Entrapment hearing for 3 accused in Whitmer kidnap plot pushed to February

Mike Martindale
The Detroit News

Jackson — A judge lowered bond Monday for one of three men accused of making terrorist threats in an alleged plot to kidnap Michigan Gov. Gretchen Whitmer and permitted another suspect to travel to an out-of-state wedding. 

Jackson County Circuit Judge Thomas Wilson made the rulings during a Monday hearing and granted a request from the respective defense attorneys in the case to postpone a hearing on entrapment claims raised by the suspects to February. 

Peter Musico, 43, his son-in-law Joseph Morrison, 27, both of Munith, and acquaintance Paul Bellar, 22, have been described as part of the Wolverine Watchmen group angered over Whitmer’s lockdown policies during the COVID-19 pandemic.

Joseph Morrison, left, and Pete Musico. Assistant Michigan Attorney General Gregory Townsend said Morrison and Musico were "founding members" of the Wolverine Watchmen militia group.

Musico and Morrison are accused of providing a rural outdoor training ground for shooting weapons and practicing invading buildings. Bellar, a former soldier who had some training as a medic, was on hand to provide emergency first aid if needed, prosecutors have said. 

Defense attorneys for the men told Wilson on Monday that the cases against their clients have been greatly exaggerated and largely depend on unreliable federal investigators and informants.

Wilson denied requests from the defendants' attorneys to dismiss charges. But the judge permitted additional time for the attorneys to obtain and review discovery before filing legal motions on how their clients have purportedly been unjustly charged with crimes.

This undated photo provided by the Richland County Public Information Office in Columbia, South Carolina shows Paul Bellar.

Reference was made Monday to possible perjury by a federal agent in the case but specifics were not discussed because it might involve federal charges pending in the incident. If it can be shown the men were persuaded or entrapped into making criminal statements or acts, the cases against them could theoretically be tossed out of court.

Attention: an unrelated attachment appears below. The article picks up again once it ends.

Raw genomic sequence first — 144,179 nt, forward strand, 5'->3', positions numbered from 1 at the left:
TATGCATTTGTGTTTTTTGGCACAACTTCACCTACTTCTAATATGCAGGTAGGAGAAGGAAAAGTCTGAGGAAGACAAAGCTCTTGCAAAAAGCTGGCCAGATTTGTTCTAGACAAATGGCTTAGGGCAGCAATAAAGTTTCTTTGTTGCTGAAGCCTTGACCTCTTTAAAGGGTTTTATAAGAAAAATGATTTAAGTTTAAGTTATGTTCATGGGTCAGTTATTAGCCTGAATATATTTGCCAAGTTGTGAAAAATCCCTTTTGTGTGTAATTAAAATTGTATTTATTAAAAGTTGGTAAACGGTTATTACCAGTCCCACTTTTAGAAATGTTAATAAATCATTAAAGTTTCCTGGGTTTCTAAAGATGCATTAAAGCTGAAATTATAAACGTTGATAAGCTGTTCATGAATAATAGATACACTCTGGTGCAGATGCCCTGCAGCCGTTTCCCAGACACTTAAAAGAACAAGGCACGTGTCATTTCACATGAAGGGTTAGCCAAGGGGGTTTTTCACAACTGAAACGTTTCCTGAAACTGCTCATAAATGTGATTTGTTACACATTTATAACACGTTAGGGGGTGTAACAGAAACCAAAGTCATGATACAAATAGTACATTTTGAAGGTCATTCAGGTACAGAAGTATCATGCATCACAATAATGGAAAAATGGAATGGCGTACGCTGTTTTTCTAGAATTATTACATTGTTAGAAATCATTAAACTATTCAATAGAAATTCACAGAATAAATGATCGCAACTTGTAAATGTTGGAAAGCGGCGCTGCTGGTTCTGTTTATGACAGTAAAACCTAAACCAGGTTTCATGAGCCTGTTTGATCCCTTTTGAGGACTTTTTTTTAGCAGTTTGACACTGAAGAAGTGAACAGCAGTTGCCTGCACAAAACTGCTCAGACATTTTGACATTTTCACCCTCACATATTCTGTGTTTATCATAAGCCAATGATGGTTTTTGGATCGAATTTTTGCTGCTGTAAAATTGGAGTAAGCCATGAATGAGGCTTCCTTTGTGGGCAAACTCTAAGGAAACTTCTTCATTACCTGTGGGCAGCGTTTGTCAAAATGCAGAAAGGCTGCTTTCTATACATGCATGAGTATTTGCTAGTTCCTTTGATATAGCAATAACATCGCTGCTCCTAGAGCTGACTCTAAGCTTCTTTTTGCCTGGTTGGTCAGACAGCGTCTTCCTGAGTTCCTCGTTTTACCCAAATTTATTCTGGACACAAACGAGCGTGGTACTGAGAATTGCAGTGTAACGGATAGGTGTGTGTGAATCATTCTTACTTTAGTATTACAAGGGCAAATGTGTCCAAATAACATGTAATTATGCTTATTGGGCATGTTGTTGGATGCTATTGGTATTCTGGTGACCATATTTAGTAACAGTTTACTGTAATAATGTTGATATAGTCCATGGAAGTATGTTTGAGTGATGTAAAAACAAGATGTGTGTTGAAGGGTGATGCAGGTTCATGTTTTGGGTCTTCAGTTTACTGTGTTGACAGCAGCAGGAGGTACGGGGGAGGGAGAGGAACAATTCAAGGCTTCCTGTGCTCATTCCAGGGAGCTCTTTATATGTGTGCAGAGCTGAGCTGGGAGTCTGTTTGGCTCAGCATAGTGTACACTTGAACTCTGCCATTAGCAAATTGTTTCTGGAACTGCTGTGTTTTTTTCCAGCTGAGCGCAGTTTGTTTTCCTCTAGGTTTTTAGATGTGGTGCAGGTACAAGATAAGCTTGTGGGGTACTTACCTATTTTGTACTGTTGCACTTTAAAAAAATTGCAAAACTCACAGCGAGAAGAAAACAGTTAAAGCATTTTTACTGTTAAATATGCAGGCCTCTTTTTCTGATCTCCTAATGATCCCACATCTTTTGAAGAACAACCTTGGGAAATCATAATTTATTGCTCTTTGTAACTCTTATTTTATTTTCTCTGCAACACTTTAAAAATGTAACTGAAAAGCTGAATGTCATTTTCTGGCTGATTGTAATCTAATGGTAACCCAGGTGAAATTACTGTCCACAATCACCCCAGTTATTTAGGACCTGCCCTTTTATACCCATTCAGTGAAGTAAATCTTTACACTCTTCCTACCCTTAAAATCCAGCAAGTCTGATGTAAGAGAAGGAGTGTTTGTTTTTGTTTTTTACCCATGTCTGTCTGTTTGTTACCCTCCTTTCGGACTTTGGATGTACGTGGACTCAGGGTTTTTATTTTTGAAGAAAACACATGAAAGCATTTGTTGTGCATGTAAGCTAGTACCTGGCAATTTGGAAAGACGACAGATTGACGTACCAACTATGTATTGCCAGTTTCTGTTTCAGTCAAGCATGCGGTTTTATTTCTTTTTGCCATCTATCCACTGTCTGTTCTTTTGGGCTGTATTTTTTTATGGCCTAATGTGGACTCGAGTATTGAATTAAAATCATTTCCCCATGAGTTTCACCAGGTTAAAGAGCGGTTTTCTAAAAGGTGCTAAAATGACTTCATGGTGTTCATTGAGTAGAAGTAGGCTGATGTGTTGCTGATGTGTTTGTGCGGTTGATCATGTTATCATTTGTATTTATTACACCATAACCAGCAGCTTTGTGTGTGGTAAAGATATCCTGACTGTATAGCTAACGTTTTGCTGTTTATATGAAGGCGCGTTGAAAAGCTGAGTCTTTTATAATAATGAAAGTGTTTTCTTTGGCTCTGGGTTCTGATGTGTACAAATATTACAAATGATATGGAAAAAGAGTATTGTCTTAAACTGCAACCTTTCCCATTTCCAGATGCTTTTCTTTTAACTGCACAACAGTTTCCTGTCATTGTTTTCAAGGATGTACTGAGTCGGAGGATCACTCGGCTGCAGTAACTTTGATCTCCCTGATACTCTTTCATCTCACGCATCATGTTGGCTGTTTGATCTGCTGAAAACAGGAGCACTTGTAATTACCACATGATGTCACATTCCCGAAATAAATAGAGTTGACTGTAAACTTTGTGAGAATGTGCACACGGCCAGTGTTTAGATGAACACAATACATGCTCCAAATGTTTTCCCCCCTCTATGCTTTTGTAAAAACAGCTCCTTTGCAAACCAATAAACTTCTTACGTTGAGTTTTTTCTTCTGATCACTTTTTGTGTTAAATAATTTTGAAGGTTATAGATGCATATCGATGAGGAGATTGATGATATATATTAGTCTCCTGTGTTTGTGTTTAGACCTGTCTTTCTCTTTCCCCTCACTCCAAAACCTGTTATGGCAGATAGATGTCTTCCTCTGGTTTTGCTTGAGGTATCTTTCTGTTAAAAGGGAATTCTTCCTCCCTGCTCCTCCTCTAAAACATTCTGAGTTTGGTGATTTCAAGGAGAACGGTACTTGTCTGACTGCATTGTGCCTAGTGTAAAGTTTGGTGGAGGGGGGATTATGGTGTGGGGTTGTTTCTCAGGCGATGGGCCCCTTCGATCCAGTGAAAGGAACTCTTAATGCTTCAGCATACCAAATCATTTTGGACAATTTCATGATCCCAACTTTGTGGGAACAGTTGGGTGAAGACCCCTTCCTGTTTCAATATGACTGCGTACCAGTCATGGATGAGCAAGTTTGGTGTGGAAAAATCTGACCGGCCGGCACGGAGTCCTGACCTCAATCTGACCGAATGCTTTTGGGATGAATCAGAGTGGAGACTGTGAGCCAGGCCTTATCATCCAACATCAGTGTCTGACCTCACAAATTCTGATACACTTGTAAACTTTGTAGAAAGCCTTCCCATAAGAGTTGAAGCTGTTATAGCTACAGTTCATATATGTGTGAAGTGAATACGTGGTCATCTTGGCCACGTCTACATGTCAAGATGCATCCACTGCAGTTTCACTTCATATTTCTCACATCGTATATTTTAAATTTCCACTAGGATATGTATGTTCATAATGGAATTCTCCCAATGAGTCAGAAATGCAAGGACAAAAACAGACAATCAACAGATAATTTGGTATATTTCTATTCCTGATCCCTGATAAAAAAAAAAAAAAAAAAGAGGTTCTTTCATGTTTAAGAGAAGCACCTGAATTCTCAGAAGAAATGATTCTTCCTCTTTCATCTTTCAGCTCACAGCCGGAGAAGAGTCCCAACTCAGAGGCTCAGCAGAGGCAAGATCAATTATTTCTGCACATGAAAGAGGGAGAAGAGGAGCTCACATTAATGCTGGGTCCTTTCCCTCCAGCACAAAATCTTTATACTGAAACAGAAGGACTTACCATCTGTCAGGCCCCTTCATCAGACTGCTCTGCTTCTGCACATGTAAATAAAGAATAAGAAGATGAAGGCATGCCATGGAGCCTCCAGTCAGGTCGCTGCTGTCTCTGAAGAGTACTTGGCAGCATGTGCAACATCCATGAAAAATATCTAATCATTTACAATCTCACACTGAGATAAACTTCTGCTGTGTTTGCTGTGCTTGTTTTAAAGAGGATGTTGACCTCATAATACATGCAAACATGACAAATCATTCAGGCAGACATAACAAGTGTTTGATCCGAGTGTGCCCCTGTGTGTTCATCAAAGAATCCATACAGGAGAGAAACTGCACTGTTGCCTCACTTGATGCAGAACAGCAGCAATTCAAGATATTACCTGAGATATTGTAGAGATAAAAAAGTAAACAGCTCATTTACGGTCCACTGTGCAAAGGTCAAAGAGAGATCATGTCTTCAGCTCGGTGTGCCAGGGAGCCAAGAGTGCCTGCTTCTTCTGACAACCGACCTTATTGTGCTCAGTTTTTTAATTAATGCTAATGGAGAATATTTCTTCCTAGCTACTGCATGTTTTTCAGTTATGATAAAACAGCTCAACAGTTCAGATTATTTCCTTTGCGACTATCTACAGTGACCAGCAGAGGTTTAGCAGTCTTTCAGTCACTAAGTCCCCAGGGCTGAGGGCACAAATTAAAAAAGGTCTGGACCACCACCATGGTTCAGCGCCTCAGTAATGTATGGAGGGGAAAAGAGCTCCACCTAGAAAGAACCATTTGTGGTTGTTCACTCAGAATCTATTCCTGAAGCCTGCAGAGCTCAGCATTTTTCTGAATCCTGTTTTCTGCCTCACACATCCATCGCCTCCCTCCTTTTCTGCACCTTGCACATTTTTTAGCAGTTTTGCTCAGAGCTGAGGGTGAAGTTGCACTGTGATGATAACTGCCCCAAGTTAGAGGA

A spokesperson for state Attorney General Dana Nessel’s Office did not return calls Monday for comment.

Wilson adjourned the hearing until Feb. 23 and agreed to grant a request from Bellar to travel to a brother’s wedding in Florida. The judge also approved a bond reduction request for Morrison to $5,000 cash/surety, providing he will wear a GPS tether.

“We expect to explore all the charges against our clients in trial and some in February,” said Kareem Johnson, an attorney for Musico, who has been free on personal bond.

“Despite broad statements that have been made, my client, nor the others, ever have engaged in any violent criminal acts or been charged with any such crimes," Johnson said.

Attorney Nicholas Somberg, who represents Morrison, said he was happy Wilson lowered his client’s bond so he can be home with his family for the holidays.

“At one point, he (Morrison) had a $10 million bond, lowered to $150,000 and now $5,000,” Somberg said. “We are looking forward to obtaining discovery, including transcripts and texts of conversations between FBI and informants.”

Somberg noted his client and co-defendants are still facing the state charge of providing material support to a terrorist plot, a felony punishable by up to 20 years in prison.

The prosecution’s case allegedly includes social media posts, witnesses and “training” sessions in which men “ran around in the woods in camo with guns,” Andrew Kilpatrick, attorney for Bellar, told the judge on Monday.

“He (Bellar) told others he didn’t want to go to meetings anymore because at least one of the leaders was crazy,” Kilpatrick argued.

“When everything comes out, it will show my client and others didn’t do much of anything but sit around a bonfire, drink and smoke (marijuana) and brag about things they could do,” he claimed. “That’s quite a stretch from plotting something.”


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